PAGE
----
|Publication number||US5507176 A|
|Application number||US 08/218,350|
|Publication date||Apr 16, 1996|
|Filing date||Mar 28, 1994|
|Priority date||Mar 28, 1994|
|Publication number||08218350, 218350, US 5507176 A, US 5507176A, US-A-5507176, US5507176 A, US5507176A|
|Inventors||David A. Kammeraad, Peter R. Chirco|
|Original Assignee||K-Line Industries, Inc.|
|Export Citation||BiBTeX, EndNote, RefMan|
|Patent Citations (58), Non-Patent Citations (8), Referenced by (57), Classifications (5), Legal Events (8)|
|External Links: USPTO, USPTO Assignment, Espacenet|
The present invention concerns emissions test apparatus, and more particularly concerns an apparatus adapted to pressure test a vehicle fuel holding system including related components for vapor emitting leaks leading to hydrocarbon emissions in the form of evaporated fuel.
Fuel tank assemblies of vehicles in service periodically experience warming, causing the atmosphere in the vehicle fuel holding system to expand. If left uncontrolled, the expanding atmosphere discharges a considerable amount of environmentally harmful hydrocarbon vapors (i.e. gasoline or fuel vapors) into the environment. In an effort to control the discharge of these hydrocarbon vapors, modern vehicles now include fuel caps that sealingly close a fill tube access port to the vehicle fuel tank assembly. Further, the modern vehicles have an evaporative emissions control system which feeds vapors from the fuel tank assembly to the vehicle engine for burning or which otherwise contains the vapors or treats the vapors to reduce their harmful qualities before the vapors are released to the atmosphere.
These systems are generally effective; however, it is desirable to test the integrity of the fuel tank assembly and evaporative emissions control system to assure that there are not any leaks that would allow vapors to bypass the system and be discharged into the environment. Further, government regulations may soon require testing of vehicles that have been in service for a period of time, since such undesirable leaks can develop or worsen during the service life of a vehicle. Unfortunately, the leaks, if present, typically occur at component joints under the vehicle where they are most difficult to find or see, especially if the vehicle has been in service and has a dirty underbody. Still further, the leaks most commonly occur above the fuel level such as on the top side of the fuel tank where the evaporative emissions control system or fuel delivery system attaches to the tank, which top side is hidden from view and difficult or impossible to inspect even on a vehicle hoist.
In response to the above, at least one domestic automotive company has proposed an "all manual" evaporative emissions test method for vehicles which would include providing a special test port attached to the existing evaporative emissions control system or, alternatively, include providing a special test port in a specially adapted "replacement" fuel cap used only during testing. An "all manual" emissions tester would be connected to the special test port, and a pressure source such as an air compressor would be connected to the tester to pressurize the atmosphere of the vehicle fuel tank assembly and the evaporative emissions control system. The "all manual" proposed emissions tester would further include a pressure regulator to control the pressurization of the atmosphere, a shutoff valve to prevent back-flow of the pressurized atmosphere, a pressure gauge for sensing the pressure of the atmosphere over time, and a flexible hose with a connector for connecting to the special test port. The "all manual" proposed test would be controlled manually, with an operator controlling the initial pressurization and stabilization of the atmosphere, and then manually determining the change in pressure over a predetermined time period.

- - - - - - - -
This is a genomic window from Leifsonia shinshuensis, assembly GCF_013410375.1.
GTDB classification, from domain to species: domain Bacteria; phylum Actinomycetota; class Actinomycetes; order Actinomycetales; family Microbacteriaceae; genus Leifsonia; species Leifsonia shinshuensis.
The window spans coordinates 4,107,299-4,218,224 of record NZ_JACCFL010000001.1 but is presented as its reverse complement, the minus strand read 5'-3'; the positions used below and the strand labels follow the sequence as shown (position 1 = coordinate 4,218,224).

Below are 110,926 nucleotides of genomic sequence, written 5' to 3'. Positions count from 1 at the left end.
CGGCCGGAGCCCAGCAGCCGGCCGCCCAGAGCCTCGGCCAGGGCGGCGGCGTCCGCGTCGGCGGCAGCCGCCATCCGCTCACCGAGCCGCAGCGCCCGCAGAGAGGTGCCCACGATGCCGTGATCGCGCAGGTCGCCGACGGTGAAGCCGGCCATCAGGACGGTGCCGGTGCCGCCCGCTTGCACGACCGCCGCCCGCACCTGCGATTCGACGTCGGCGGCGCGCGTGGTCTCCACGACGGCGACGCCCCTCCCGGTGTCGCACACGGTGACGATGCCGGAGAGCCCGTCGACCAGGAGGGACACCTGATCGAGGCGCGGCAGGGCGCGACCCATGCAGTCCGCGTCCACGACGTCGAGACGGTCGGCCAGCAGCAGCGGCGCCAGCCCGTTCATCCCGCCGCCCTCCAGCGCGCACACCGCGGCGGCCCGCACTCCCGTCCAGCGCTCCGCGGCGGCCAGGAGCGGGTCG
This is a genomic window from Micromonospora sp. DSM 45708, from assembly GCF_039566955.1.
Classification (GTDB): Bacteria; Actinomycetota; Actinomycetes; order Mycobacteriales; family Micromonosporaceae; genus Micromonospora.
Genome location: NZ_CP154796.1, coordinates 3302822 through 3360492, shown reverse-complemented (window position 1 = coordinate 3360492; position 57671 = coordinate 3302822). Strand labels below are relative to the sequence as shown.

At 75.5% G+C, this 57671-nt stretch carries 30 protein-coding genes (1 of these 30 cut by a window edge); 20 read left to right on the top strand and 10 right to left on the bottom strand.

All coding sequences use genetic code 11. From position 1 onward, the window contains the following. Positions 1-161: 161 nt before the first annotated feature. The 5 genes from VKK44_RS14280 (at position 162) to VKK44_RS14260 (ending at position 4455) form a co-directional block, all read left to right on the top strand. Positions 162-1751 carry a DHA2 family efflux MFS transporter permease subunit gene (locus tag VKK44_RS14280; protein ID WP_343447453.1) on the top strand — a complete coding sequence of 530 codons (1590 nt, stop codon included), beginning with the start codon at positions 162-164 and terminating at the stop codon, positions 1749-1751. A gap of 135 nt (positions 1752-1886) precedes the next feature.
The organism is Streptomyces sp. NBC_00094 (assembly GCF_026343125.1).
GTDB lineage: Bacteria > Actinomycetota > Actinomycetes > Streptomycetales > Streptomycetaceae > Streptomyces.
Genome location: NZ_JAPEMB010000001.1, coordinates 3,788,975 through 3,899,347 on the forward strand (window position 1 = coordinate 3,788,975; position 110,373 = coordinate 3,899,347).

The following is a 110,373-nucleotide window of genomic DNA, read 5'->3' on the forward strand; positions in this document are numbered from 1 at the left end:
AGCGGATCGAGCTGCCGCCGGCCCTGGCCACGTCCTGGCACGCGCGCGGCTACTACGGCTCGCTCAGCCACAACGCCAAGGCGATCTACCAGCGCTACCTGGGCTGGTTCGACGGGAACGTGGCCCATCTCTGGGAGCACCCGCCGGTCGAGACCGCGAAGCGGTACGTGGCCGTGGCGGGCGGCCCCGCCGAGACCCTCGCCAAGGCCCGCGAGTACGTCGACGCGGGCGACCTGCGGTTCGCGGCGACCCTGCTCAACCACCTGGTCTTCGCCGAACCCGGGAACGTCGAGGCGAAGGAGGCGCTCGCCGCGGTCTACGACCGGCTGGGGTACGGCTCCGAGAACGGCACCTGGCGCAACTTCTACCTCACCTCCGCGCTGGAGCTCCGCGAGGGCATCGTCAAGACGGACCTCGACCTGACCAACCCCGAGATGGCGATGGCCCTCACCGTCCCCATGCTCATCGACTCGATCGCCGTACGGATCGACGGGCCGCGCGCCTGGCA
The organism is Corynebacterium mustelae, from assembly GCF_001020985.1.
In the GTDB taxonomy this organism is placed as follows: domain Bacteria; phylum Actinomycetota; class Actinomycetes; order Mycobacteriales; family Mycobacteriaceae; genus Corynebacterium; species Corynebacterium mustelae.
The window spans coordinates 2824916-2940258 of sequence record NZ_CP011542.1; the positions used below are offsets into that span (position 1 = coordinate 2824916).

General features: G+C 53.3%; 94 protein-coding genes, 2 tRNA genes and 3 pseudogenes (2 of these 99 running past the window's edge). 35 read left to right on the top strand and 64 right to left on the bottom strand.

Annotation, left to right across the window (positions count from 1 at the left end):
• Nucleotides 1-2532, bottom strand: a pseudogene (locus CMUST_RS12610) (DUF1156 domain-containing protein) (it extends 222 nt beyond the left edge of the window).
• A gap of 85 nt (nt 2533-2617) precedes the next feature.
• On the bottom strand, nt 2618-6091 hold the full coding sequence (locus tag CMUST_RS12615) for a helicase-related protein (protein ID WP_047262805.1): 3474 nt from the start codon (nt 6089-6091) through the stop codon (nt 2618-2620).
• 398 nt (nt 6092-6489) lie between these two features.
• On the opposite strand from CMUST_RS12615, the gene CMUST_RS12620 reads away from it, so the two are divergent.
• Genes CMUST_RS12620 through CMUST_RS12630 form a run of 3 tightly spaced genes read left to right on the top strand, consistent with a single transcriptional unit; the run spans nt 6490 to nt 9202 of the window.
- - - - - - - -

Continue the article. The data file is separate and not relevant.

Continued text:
However, the "all manual" proposed tester and test method would not be entirely satisfactory since the manual control over the test and tester could potentially lead to inaccurate and misleading results. This is because manually operated tests depend to a large degree on the precision, accuracy and attention of the operator running the test. Further, particularly in vehicles that are borderline in regard to passing or failing the test, the operator may be biased to misread the tester so that the operator receives additional work (even though the repair is not required) or,: alternatively, so that the operator does not need to do any work (even though the repair should be done), depending upon the preference of the operator. Still further, it is undesirable to require special test ports on the vehicle since this adds to the cost of the vehicle without giving any visible benefit to the consumer. Additionally, it is desirable to test the vehicle fuel holding system as a complete unit rather than individual components one at a time, and thus it is undesirable to remove the existing fuel cap from the vehicle during testing.
Prior art also includes at least two types of other "all manual" testers for testing for fuel leaks in fuel tank assemblies, as disclosed in the disclosure statements submitted with this application. However, these two types of testers are manually operated, and thus depend on the precision, accuracy, and attention of the operator, which results in the problems discussed above. Also, these two testers are for pressure-testing a fuel tank assembly, and not for testing an entire fuel system including an evaporative emissions control system connected to the fuel tank assembly.